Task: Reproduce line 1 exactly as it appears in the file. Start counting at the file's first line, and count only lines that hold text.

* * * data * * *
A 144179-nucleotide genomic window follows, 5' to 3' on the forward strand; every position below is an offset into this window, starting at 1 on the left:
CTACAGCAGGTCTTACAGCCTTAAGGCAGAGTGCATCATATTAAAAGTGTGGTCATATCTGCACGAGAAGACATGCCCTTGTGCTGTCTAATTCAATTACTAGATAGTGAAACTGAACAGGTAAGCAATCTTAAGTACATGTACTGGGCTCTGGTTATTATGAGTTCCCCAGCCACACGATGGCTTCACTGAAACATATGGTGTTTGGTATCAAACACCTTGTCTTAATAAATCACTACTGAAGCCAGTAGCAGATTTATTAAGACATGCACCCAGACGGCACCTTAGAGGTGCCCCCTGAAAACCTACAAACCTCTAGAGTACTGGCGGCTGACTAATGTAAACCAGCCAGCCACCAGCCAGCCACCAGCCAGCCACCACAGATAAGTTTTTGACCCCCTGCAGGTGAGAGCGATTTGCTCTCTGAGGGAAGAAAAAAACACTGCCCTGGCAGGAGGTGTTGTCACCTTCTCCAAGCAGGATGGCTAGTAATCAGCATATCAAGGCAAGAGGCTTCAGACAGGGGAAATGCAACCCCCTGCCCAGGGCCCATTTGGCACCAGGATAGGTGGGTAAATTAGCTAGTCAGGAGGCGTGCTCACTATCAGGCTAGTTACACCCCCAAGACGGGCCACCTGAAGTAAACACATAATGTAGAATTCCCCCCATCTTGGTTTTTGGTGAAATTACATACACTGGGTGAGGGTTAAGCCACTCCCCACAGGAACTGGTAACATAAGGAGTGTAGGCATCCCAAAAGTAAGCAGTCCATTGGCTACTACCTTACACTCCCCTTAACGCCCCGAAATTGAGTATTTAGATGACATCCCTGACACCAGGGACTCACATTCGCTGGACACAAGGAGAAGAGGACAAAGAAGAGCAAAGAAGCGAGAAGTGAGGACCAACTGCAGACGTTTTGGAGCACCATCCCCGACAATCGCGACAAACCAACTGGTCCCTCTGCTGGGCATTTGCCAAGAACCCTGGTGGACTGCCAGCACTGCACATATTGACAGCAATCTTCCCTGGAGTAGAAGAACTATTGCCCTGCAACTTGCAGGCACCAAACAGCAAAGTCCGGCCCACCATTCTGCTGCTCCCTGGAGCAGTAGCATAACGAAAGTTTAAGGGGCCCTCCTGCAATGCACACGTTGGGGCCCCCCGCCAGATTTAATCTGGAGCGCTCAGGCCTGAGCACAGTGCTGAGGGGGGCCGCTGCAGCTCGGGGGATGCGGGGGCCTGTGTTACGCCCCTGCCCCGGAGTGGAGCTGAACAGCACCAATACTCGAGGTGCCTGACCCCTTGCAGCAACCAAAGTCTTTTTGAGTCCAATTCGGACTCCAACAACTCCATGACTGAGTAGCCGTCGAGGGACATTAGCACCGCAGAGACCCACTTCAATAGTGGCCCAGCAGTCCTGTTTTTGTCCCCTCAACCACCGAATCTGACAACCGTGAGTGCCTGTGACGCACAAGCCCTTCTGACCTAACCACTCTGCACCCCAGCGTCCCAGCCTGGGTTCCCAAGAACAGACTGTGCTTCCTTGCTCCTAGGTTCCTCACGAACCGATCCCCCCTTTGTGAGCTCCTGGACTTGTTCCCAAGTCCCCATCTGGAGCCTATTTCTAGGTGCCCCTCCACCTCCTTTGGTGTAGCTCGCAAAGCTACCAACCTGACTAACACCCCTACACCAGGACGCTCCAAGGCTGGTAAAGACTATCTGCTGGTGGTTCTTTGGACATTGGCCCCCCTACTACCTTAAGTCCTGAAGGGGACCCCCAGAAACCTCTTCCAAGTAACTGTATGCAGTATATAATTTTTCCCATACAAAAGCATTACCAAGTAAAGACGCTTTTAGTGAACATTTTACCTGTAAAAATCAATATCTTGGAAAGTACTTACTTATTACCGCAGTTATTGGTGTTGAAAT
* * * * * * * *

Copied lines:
A 144179-nucleotide genomic window follows, 5' to 3' on the forward strand; every position below is an offset into this window, starting at 1 on the left: